The CDC thus treats the issue as a non-recommended measure based on the lack of evidence, justifying it by stating it to be “unknown if entry testing in institutes of higher education provides any additional reduction in person-to-person transmission of the virus.” Consequently, the CDC says it does not recommend such testing. And this is being used as grounds for universities to refuse to test adequately.
The University of North Carolina at Chapel Hill quotes CDC guidelines while putting the onus of preventing viral spread on the students, workers, and staff. Some surprising quotes defending zero testing policies include the description of universal testing as conferring “a false sense of security,” “the tests cannot provide assurance that someone will not become sick after the test is performed,” and “mass screening has limited efficacy (as it only establishes a result in a moment in time).”
Inequity Shows up in Testing Differences
As with other areas of US healthcare, the COVID-19 pandemic has brought to the forefront the lack of fairness with which heath resources are distributed among different segments of society. This is now becoming obvious in the field of higher education, where resource-rich private universities plan to test, at 37%, vs. straitened public universities at 16%.
Moreover, almost all the top 50 (US News World Report) US colleges/universities plan some form of testing compared to less than half of the lower-ranked institutions. Endowments also play their role, obviously, as higher endowments are associated with a higher chance of testing being included in reopening plans than smaller ones.
Even within universities, the failure to confirm if staff and low-wage workers on campus are being offered testing is a glaring omission. This only repeats the pattern visible since the start of the pandemic, with so-called essential workers in many low-paying jobs, who typically are from other than white communities, being exposed to higher risk but with less chance of getting access to testing or medical care. These workers have a higher rate of complications, as well. These temples of learning are thus strengthening disparities and injustice in society rather than removing them.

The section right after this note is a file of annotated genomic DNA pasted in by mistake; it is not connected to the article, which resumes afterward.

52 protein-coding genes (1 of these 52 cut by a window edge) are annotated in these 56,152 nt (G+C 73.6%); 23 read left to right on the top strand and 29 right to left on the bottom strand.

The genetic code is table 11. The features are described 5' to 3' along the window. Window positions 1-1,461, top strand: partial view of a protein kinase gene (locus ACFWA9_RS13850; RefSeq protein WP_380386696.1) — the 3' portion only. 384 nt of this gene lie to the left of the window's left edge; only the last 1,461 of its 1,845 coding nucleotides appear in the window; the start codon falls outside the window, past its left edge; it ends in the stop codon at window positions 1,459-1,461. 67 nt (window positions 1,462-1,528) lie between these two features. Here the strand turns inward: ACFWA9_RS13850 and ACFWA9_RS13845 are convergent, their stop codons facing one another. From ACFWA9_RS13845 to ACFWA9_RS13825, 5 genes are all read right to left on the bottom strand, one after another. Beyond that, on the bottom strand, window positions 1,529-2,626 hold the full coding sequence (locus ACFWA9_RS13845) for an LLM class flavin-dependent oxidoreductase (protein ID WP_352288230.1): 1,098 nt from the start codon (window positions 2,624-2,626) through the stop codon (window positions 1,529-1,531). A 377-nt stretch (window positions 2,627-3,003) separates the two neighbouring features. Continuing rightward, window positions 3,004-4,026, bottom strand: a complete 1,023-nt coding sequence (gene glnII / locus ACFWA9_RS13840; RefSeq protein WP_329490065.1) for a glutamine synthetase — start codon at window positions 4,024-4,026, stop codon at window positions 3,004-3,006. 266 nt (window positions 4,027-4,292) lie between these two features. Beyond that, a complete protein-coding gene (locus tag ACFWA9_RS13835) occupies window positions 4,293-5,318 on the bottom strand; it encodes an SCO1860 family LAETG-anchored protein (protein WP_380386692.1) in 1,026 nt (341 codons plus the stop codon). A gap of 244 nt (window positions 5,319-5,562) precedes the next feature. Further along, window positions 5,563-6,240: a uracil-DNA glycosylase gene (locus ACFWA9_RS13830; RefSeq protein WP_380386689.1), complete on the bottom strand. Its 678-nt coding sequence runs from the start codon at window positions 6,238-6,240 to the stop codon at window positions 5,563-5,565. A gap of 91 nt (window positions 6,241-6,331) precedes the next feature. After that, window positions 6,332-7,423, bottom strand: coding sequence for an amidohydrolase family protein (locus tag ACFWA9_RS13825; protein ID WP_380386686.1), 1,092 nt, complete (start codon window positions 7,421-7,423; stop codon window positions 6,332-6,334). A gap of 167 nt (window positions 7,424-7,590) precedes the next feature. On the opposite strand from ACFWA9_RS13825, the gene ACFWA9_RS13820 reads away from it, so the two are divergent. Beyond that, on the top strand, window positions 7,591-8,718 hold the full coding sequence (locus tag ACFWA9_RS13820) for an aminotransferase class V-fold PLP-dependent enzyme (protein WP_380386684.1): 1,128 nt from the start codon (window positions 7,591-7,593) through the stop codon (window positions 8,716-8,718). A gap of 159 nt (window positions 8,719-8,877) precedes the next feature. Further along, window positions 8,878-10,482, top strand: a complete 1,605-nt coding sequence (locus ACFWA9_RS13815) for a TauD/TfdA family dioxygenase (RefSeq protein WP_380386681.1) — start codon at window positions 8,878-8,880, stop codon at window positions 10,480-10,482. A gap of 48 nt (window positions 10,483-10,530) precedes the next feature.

Students and staff are seen as part of the academic program rather than as individuals whose safety matters. This is glaringly obvious in the way Pennsylvania State University treats the re-entry of its 40,000 students as a “research opportunity,” enabling the pandemic to be studied in real-time. Some small university towns think this will be a public health crisis, instead, given the already documented propensity of younger Americans to disregard containment norms and exercise liberty of movement unfettered by public health recommendations.
The researchers caution that such a crisis can be averted “only with urgent action on the part of Federal and state authorities, working in concert with university administrators.” They advocate for scientific and ethical considerations to rule, to develop a transparent and universal approach to testing, making access available for all stakeholders in a university community.
medRxiv publishes preliminary scientific reports that are not peer-reviewed and, therefore, should not be regarded as conclusive, guide clinical practice/health-related behavior, or treated as established information.